Five Overlooked Tax Deductions

Five Overlooked Tax Deductions

There is one thing that the vast majority of Americans have in common, regardless of the income bracket he or she occupies: a desire to pay LESS in taxes.

But contrary to popular belief, spring doesn’t have to be a painful for the American taxpayer. There are many overlooked tax deductions that people miss out on every year. These missed tax deductions unnecessarily cost Americans tens of millions of dollars. Until now, anyway! With April 15 still several months away, it’s time to begin identifying some of those overlooked tax deductions so you can start planning how you’ll save money instead of giving it to the IRS. Here are five tax deductions often overlooked by Americans:

-Clothes and other non-cash items donated to charity. Are you planning to give a closet full of old clothes to Goodwill, or hoping to upgrade your living room furniture and give the displaced furniture to the Salvation Army? Make sure to ask for a receipt detailing how much you donated. Keeping track of these overlooked tax deductions and establishing a paper trail will be particularly important in case you get audited, because the IRS began requiring receipts for charitable donations in 2007.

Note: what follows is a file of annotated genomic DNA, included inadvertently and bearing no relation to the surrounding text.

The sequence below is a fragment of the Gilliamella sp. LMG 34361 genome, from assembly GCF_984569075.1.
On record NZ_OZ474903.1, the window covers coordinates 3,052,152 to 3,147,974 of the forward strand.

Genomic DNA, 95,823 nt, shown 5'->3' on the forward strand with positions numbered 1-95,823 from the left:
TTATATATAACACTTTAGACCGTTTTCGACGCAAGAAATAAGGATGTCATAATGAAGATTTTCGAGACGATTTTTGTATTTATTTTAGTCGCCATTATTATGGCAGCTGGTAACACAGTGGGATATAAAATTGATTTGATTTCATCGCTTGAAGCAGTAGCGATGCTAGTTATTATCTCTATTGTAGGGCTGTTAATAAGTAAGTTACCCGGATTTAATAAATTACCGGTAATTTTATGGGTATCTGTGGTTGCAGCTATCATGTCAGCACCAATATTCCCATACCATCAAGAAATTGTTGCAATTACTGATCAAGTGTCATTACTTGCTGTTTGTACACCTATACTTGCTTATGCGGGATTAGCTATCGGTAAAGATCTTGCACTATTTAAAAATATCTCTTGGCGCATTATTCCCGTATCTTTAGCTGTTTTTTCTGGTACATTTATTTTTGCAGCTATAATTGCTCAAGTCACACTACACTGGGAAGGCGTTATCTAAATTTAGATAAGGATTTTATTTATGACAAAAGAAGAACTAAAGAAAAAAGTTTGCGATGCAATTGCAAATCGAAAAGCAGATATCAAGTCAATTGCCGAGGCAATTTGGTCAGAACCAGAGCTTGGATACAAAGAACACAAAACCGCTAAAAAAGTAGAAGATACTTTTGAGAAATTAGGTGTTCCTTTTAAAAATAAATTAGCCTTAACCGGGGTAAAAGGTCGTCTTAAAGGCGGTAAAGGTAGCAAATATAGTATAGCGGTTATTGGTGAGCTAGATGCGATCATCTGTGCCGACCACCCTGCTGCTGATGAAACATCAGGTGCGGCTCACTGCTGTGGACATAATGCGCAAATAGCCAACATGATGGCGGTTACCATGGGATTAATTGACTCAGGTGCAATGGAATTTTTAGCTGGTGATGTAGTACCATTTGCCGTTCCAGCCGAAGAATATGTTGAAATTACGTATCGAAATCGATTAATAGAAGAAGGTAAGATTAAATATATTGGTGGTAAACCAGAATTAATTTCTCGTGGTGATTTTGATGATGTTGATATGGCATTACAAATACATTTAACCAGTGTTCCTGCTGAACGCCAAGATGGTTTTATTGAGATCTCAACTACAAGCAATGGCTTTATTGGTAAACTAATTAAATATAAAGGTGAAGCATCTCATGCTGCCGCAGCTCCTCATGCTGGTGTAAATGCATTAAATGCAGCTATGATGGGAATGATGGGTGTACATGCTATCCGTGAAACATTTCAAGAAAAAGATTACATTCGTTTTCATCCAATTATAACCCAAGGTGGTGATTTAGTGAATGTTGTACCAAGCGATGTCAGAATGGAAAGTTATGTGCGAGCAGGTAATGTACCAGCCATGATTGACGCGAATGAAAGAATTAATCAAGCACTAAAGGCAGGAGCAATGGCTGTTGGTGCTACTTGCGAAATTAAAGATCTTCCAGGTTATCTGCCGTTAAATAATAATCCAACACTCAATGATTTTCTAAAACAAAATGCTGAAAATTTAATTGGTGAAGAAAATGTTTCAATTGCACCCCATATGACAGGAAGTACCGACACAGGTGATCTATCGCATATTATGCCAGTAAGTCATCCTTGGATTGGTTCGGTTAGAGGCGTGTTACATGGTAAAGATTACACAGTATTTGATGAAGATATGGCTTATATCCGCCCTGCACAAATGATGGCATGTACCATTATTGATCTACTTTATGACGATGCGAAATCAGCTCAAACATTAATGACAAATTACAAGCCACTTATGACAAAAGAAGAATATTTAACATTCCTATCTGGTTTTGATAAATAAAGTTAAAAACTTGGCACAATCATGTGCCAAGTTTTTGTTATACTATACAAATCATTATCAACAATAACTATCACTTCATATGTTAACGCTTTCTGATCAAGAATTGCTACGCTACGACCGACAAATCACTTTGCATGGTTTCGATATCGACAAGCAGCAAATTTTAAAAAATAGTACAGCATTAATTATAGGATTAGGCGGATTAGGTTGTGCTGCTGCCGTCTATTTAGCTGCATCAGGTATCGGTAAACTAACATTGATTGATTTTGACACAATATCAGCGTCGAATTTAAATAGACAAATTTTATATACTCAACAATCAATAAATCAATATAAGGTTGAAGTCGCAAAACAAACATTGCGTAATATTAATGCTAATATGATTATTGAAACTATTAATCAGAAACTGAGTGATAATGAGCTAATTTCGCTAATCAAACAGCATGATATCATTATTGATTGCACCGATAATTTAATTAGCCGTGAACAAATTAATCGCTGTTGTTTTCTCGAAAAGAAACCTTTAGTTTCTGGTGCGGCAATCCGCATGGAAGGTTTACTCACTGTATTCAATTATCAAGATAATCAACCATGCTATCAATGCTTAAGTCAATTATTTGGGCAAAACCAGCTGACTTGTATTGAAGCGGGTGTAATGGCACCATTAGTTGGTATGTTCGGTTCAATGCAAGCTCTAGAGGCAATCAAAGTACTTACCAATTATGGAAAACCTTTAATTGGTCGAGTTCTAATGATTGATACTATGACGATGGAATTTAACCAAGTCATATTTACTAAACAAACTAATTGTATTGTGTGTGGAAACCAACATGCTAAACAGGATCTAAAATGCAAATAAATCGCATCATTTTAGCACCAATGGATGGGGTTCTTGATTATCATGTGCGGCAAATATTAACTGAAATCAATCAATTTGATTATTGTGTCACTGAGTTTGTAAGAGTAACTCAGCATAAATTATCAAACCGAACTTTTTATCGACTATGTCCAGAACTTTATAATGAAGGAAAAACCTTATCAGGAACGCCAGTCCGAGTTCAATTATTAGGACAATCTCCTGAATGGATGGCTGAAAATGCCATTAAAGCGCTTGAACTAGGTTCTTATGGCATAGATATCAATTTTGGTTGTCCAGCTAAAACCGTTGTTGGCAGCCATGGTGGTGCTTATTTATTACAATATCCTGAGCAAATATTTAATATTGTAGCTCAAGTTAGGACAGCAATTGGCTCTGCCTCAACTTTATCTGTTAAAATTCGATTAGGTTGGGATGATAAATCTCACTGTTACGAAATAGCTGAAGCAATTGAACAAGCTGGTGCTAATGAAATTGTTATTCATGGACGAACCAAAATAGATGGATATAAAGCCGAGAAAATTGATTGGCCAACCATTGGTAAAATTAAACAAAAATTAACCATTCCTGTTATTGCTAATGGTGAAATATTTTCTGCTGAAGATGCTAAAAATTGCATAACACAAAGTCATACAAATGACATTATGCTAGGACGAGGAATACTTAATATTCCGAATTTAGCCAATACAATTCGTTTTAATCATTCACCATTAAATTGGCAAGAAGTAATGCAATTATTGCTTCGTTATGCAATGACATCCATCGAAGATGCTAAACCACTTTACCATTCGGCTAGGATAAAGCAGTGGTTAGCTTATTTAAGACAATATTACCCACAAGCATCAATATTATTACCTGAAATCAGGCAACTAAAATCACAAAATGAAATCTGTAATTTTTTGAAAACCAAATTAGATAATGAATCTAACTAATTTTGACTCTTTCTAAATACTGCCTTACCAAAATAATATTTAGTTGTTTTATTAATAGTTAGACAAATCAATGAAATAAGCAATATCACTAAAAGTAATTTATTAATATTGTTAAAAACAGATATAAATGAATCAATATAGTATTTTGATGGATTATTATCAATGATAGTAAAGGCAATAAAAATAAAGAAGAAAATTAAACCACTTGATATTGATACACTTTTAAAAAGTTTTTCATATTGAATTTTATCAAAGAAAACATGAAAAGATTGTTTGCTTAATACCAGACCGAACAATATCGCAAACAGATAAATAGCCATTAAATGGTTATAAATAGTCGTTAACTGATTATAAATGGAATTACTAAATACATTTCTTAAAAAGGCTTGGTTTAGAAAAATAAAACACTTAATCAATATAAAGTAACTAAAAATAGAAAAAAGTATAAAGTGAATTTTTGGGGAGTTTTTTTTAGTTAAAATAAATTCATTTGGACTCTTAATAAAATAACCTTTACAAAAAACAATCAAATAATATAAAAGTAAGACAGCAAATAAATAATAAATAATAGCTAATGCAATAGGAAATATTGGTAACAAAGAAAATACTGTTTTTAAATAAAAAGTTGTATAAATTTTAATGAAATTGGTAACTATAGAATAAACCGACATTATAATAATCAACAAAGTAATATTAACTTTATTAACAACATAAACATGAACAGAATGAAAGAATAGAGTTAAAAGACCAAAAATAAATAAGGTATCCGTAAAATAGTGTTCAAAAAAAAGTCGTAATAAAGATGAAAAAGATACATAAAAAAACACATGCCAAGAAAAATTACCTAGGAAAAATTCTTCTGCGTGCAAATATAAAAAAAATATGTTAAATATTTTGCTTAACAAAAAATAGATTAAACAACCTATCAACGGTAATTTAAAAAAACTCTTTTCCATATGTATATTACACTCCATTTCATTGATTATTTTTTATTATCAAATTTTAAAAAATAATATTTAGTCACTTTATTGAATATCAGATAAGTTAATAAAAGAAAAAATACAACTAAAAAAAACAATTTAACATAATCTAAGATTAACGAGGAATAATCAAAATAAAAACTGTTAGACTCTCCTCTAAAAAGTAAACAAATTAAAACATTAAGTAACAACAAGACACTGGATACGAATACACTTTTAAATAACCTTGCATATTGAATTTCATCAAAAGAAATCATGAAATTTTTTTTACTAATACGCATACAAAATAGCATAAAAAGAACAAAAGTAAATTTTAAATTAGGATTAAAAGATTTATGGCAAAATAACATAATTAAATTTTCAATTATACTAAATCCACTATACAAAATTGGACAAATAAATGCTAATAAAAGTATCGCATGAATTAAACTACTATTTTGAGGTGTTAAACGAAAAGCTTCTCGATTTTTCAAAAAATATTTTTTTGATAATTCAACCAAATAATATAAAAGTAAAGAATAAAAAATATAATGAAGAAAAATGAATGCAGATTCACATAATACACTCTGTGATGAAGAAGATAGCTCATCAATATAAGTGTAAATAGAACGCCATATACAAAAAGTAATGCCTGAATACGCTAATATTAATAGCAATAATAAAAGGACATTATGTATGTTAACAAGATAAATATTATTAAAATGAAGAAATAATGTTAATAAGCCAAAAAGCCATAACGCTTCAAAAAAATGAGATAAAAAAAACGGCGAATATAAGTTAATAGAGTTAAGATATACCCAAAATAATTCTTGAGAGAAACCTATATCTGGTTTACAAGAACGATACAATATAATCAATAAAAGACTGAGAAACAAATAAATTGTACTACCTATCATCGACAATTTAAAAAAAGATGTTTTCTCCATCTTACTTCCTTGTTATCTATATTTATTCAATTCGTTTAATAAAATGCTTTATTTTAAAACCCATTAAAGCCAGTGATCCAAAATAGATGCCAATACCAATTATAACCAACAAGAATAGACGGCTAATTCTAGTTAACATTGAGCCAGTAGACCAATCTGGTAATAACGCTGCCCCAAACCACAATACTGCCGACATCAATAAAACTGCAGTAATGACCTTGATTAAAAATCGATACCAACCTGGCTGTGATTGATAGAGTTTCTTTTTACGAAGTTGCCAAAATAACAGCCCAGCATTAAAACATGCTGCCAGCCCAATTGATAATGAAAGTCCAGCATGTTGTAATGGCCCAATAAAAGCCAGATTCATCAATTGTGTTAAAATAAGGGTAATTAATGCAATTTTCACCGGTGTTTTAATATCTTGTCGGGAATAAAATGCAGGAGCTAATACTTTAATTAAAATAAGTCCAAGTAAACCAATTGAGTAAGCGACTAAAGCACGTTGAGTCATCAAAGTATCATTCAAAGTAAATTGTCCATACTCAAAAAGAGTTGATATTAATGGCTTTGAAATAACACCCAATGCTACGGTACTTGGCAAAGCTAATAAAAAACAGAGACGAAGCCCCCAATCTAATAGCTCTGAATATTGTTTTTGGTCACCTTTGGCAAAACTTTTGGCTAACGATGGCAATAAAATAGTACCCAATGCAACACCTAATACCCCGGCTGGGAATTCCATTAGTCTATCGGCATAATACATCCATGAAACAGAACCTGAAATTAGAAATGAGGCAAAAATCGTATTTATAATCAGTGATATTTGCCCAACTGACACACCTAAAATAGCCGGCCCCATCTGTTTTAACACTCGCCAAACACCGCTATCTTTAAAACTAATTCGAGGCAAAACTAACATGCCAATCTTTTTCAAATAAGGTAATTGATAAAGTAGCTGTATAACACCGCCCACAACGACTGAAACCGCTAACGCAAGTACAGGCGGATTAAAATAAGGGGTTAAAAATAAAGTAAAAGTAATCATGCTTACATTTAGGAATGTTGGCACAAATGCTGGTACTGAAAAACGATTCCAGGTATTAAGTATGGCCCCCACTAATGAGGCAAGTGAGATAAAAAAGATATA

-Refinance your home. Low interest rates have inspired many homeowners to refinance their houses. The “points” that homeowners pay to refinance their property are allowed to be deducted-at $10 per month-until the new loan has been paid off. If you have a 20- or 30-year loan, that $120 deduction per year will save you thousands of dollars.

-Health bills: the big bugaboo for Americans. High insurance premiums and healthcare costs can come in handy at tax time, especially among the older population and those who are self-employed. A person is eligible for tax relief from health insurance premiums if his or her medical bills are more than 7.5 percent of their adjusted gross income. The self-employed don’t have to hit that number: every single health insurance premium included in adjusted gross income can be deducted. This won’t make the short-term pain-pun intended-of high medical bills any better but at least these missed tax deductions will provide some relief down the road.

-Expenses for educators. An overlooked tax deduction for teachers is money spent on school supplies. Teachers and educators can receive above-the-line deductions as high as $250 for educational materials-books, computer equipment and other materials-purchased during the calendar year. Everyone who works as an educator in elementary schools or middle schools qualifies for these oft-missed tax deductions.

-Expenses for college students. Meanwhile, on the other end of the spectrum, if you or your spouse is returning to college or getting an additional degree, and your adjusted gross family income is no more than $130,000 (or $65,000 for a single filer), then you’re entitled to as much as $4,000 in an above-the-line deduction for school expenses. Other overlooked tax deductions for students include the American Opportunity Credit (worth up to $2,500 for undergraduate students) and the Lifetime Learning Credit (worth up to $2,000 for postgraduate students).